UPDATE 2011.08.09, 4pm: The streets in my neighbourhood (L8) are quiet, but there is news that shops in the city centre are closing early to be on the safe side and people are moving their cars from my road. There's a feeling that the Police are more on top of things today than they were yesterday, so I'm optimistic. There are still debates about why this happened, including discussions about whether social media was an important catalyst. Here's my take on it, sent to the website Seven Streets who got in touch after seeing my initial post.

Is Social Media to blame? No.

I think it is a red herring to point to social media as the catalyst for what took place in Liverpool last night. Undoubtedly, the use of private messaging and mobile communications played an important role in organizing the riots. However, it is important to distinguish this from social media, which tends to play out within the public arena. It works best when people can just follow a public hashtag on Twitter, for example. I think it unlikely that rioters were using disguised hashtags to organize themselves. It is more likely that social media reporting on Twitter and Facebook helped people understand what was taking place, than help the rioters organize.

Personally, without Twitter, I'd have been lost to know what was going on around my area. Most of the UK media were not paying attention enough - most likely because they did not have the resources. BBC News 24 barely mentioned Liverpool, the BBC Radio Merseyside do a great job during the day, but they're also limited in how detailed a knowledge they can give of our individual neighbourhoods where most of us are interested in the 7 streets surrounding where we are, as a priority.

What we need is a much more organized hyperlocal media reporting of what's taking place. Even the Facebook group on Liverpool Riots Updates isn't really doing the job it needs - it's managed by someone in Manchester and this morning promised more updates by this evening, which is absurd. We were up all night and today we want second by second updates on the Police's latest impressions of what to expect tonight and a clearer sense of why this cannot happen again. Such reassurances cannot be guaranteed of course, but communication serves to help people understand how city leaders are addressing the situation and this is already a help, just knowing someone is giving a lot of thought to what's taking place. In my street, we just received flyers for cars indicating that they are welcome to park in a different neighbourhood tonight, if people are concerned about the car's safety. This is the sort of action that matters to people, as does the Liverpool Riot Cleanup campaign, which has been widely reported.

Social media is not isolated from other forms of communication technology - from the high resolution CCTV cameras that will help the police to bring perpetrators to task, to the mobile phones which help people understand where to avoid or, indeed, where to go and watch the destruction. We have to accept both are a consequence of having the technology, but getting rid of it won't prevent it. After all, there was no social media in 1981.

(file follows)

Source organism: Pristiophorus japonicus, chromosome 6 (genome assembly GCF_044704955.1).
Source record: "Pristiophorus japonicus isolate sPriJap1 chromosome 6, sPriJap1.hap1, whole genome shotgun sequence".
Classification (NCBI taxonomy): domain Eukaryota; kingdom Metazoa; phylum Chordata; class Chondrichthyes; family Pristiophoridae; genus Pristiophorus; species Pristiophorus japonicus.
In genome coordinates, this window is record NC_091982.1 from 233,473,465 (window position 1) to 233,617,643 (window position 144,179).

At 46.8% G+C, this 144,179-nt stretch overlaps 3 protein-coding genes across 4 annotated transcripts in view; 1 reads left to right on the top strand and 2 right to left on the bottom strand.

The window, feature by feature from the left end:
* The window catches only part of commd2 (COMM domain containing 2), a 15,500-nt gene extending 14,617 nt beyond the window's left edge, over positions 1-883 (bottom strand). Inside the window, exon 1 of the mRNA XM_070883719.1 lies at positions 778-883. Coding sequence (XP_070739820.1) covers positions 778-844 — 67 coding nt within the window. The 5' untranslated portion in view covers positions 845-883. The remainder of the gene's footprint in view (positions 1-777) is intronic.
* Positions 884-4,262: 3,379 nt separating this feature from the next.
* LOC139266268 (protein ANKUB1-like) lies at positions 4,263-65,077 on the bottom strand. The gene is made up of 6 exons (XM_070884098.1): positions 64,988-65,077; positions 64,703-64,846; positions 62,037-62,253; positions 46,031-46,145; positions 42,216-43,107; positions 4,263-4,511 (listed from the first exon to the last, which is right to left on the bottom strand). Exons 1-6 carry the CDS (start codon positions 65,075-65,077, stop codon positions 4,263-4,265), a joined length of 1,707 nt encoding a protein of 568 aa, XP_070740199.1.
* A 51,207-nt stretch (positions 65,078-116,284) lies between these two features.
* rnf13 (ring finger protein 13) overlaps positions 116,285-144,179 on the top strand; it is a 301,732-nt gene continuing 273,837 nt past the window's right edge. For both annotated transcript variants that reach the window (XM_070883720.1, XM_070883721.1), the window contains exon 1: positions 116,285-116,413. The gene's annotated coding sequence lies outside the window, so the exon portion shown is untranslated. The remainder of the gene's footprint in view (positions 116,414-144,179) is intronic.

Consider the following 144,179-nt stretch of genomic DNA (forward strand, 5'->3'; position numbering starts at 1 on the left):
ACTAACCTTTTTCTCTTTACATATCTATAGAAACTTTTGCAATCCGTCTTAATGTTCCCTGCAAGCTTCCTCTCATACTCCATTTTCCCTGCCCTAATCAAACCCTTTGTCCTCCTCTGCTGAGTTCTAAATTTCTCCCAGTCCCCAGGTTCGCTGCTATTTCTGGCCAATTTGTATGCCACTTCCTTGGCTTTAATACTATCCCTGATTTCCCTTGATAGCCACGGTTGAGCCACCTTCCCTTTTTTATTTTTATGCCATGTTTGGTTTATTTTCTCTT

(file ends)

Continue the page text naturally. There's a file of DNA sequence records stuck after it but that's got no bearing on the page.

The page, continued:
Living on the edge of the area where the riots took place in Liverpool 30 years ago, it was saddening to have seen what took place here last night. I moved to Liverpool in 2006, when it was gearing up for the European Capital of Culture year in 2008. The city has changed dramatically in 5 years - for the better, in my view. Liverpool is beautiful again. However, last night brought home the fragility of our society, not just Liverpool. We were awake most of the night as gangs of youths roamed around the neighbourhood, helicopters flying over and I even had to call the fire service for two wheelie bin blazes that started behind our apartment around 3am.

This morning, nearby streets are eerily normal, with only a handful of burned cars and many more smashed car windows as evidence that something untoward took place. Seeing the crowds of youths around the streets at the early hours of the morning, seeing the photos of Smithdowne Road and watching coverage of what was happening on twitter - with the occasional 5 second mention on BBC News 24, it was apparent that the media - social or otherwise - still isn't optimal in these situations. What I'd really have liked to have access to was a live satellite camera, so I could see what was happening all around us.

That said, there seems consensus across all reporting that people do not understand why this has happened now, which makes it seem like a very difficult situation to diffuse.

Here are some pictures from this morning. I wonder where all those kids are right now.